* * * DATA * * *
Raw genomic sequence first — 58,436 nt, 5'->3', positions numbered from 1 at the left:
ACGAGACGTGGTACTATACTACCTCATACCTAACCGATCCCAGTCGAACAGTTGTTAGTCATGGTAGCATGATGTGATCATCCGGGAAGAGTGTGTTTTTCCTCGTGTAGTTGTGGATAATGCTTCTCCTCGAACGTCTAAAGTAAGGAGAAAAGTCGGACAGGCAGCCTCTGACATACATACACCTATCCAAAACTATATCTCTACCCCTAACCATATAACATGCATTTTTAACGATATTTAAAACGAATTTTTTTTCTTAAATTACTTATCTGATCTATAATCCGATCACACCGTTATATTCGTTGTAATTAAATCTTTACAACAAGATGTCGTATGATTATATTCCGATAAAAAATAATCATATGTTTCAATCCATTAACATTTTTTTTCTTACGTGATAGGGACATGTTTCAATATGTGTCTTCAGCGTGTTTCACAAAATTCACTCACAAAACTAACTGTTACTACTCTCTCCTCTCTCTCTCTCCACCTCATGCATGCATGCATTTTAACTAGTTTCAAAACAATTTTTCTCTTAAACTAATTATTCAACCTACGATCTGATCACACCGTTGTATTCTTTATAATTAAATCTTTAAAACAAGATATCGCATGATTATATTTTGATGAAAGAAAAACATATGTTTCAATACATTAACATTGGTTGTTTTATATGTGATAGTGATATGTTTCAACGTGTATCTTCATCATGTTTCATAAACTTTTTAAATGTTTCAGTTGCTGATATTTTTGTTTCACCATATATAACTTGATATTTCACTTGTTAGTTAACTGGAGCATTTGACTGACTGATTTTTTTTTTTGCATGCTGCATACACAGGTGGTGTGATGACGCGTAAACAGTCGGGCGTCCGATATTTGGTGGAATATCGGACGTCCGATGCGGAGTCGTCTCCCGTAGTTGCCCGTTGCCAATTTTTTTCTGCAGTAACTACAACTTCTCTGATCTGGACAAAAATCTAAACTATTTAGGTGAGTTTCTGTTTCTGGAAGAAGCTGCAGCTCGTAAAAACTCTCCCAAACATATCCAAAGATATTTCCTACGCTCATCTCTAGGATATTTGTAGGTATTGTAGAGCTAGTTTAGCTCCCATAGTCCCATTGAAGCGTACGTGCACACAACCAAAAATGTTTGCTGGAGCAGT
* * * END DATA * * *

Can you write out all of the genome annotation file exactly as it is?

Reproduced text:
Raw genomic sequence first — 58,436 nt, 5'->3', positions numbered from 1 at the left:
ACGAGACGTGGTACTATACTACCTCATACCTAACCGATCCCAGTCGAACAGTTGTTAGTCATGGTAGCATGATGTGATCATCCGGGAAGAGTGTGTTTTTCCTCGTGTAGTTGTGGATAATGCTTCTCCTCGAACGTCTAAAGTAAGGAGAAAAGTCGGACAGGCAGCCTCTGACATACATACACCTATCCAAAACTATATCTCTACCCCTAACCATATAACATGCATTTTTAACGATATTTAAAACGAATTTTTTTTCTTAAATTACTTATCTGATCTATAATCCGATCACACCGTTATATTCGTTGTAATTAAATCTTTACAACAAGATGTCGTATGATTATATTCCGATAAAAAATAATCATATGTTTCAATCCATTAACATTTTTTTTCTTACGTGATAGGGACATGTTTCAATATGTGTCTTCAGCGTGTTTCACAAAATTCACTCACAAAACTAACTGTTACTACTCTCTCCTCTCTCTCTCTCCACCTCATGCATGCATGCATTTTAACTAGTTTCAAAACAATTTTTCTCTTAAACTAATTATTCAACCTACGATCTGATCACACCGTTGTATTCTTTATAATTAAATCTTTAAAACAAGATATCGCATGATTATATTTTGATGAAAGAAAAACATATGTTTCAATACATTAACATTGGTTGTTTTATATGTGATAGTGATATGTTTCAACGTGTATCTTCATCATGTTTCATAAACTTTTTAAATGTTTCAGTTGCTGATATTTTTGTTTCACCATATATAACTTGATATTTCACTTGTTAGTTAACTGGAGCATTTGACTGACTGATTTTTTTTTTTGCATGCTGCATACACAGGTGGTGTGATGACGCGTAAACAGTCGGGCGTCCGATATTTGGTGGAATATCGGACGTCCGATGCGGAGTCGTCTCCCGTAGTTGCCCGTTGCCAATTTTTTTCTGCAGTAACTACAACTTCTCTGATCTGGACAAAAATCTAAACTATTTAGGTGAGTTTCTGTTTCTGGAAGAAGCTGCAGCTCGTAAAAACTCTCCCAAACATATCCAAAGATATTTCCTACGCTCATCTCTAGGATATTTGTAGGTATTGTAGAGCTAGTTTAGCTCCCATAGTCCCATTGAAGCGTACGTGCACACAACCAAAAATGTTTGCTGGAGCAGT